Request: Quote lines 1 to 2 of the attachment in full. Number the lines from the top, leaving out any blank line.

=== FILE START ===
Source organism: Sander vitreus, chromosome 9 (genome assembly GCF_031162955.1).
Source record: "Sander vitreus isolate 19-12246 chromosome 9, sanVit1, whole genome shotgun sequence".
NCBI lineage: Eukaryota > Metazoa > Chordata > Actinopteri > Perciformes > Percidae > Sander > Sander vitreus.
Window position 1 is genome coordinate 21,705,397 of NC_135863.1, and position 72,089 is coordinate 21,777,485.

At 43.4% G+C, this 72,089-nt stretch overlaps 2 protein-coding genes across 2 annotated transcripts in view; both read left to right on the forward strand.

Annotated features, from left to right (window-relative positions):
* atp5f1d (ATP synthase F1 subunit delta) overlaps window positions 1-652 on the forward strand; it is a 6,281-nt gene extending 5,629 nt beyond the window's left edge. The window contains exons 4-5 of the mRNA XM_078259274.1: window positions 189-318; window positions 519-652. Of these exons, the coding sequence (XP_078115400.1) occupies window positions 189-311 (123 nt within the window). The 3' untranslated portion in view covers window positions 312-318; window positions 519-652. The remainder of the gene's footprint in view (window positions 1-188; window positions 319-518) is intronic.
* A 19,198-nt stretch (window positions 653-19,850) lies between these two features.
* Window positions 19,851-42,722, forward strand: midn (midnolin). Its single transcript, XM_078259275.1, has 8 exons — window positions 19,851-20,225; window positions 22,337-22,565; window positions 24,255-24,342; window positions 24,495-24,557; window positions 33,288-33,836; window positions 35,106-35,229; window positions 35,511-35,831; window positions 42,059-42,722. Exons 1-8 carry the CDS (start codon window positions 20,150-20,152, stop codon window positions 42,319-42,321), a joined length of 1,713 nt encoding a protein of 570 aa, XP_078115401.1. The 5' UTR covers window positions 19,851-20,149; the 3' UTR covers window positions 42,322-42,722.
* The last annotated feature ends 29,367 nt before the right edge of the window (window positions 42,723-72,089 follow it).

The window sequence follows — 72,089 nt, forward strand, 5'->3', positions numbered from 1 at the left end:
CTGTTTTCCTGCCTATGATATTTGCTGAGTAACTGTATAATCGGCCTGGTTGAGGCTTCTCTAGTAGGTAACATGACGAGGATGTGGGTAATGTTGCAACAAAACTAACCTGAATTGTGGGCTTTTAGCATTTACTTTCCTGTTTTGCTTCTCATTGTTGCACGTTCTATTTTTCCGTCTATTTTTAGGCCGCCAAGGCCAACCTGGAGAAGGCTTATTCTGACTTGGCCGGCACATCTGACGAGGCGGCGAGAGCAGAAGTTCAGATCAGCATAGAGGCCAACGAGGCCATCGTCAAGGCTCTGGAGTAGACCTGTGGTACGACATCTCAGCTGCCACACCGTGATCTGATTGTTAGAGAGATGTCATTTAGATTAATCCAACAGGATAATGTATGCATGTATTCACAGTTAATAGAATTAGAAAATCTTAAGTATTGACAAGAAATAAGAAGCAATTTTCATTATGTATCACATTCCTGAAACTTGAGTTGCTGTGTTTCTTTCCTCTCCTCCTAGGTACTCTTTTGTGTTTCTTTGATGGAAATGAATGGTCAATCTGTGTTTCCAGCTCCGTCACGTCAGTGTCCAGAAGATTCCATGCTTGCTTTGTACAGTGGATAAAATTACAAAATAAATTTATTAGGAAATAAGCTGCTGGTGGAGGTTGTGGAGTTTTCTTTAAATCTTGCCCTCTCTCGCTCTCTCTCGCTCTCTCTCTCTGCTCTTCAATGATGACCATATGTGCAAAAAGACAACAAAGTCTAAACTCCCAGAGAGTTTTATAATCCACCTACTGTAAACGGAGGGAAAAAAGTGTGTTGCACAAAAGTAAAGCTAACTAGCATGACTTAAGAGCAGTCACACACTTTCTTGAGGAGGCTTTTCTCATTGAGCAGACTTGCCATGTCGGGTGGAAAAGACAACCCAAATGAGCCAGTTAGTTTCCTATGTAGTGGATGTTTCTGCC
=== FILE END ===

Source organism: Sander vitreus, chromosome 9 (genome assembly GCF_031162955.1).
Source record: "Sander vitreus isolate 19-12246 chromosome 9, sanVit1, whole genome shotgun sequence".